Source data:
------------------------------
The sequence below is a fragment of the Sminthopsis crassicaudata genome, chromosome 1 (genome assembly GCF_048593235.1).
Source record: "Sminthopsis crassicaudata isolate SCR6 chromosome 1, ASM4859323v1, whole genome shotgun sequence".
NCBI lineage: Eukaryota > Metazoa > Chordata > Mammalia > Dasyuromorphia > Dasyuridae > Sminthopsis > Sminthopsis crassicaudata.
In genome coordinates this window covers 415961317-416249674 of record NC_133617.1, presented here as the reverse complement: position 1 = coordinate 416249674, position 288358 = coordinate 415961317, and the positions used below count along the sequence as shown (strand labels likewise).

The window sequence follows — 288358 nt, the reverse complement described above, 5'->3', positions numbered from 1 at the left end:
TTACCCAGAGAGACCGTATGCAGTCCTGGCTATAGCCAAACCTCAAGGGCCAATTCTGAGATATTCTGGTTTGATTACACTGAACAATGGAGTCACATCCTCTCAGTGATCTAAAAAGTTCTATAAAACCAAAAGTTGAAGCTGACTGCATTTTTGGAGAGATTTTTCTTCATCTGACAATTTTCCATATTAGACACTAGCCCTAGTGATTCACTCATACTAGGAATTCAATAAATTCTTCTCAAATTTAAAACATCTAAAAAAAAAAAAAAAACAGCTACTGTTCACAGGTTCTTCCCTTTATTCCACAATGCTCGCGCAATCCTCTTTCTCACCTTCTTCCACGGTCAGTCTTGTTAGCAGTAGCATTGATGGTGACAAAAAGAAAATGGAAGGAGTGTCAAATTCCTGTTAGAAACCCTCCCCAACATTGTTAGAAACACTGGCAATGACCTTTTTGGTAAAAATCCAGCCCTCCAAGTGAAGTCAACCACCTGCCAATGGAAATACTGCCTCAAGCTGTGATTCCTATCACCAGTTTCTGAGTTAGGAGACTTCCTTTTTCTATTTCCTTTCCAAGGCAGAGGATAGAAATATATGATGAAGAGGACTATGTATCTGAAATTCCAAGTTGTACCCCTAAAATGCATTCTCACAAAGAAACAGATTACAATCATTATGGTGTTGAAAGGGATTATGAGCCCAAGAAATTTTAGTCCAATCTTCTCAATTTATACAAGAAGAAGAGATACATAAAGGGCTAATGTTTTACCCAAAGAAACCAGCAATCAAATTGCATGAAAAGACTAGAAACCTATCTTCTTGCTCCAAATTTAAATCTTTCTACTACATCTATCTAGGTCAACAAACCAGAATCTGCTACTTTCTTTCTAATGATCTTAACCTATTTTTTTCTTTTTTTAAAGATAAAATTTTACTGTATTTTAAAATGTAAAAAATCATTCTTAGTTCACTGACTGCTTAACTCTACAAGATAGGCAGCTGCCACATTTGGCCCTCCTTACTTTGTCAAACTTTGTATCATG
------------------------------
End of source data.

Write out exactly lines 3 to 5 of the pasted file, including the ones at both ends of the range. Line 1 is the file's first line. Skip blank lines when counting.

NCBI lineage: Eukaryota > Metazoa > Chordata > Mammalia > Dasyuromorphia > Dasyuridae > Sminthopsis > Sminthopsis crassicaudata.
In genome coordinates this window covers 415961317-416249674 of record NC_133617.1, presented here as the reverse complement: position 1 = coordinate 416249674, position 288358 = coordinate 415961317, and the positions used below count along the sequence as shown (strand labels likewise).

The window sequence follows — 288358 nt, the reverse complement described above, 5'->3', positions numbered from 1 at the left end: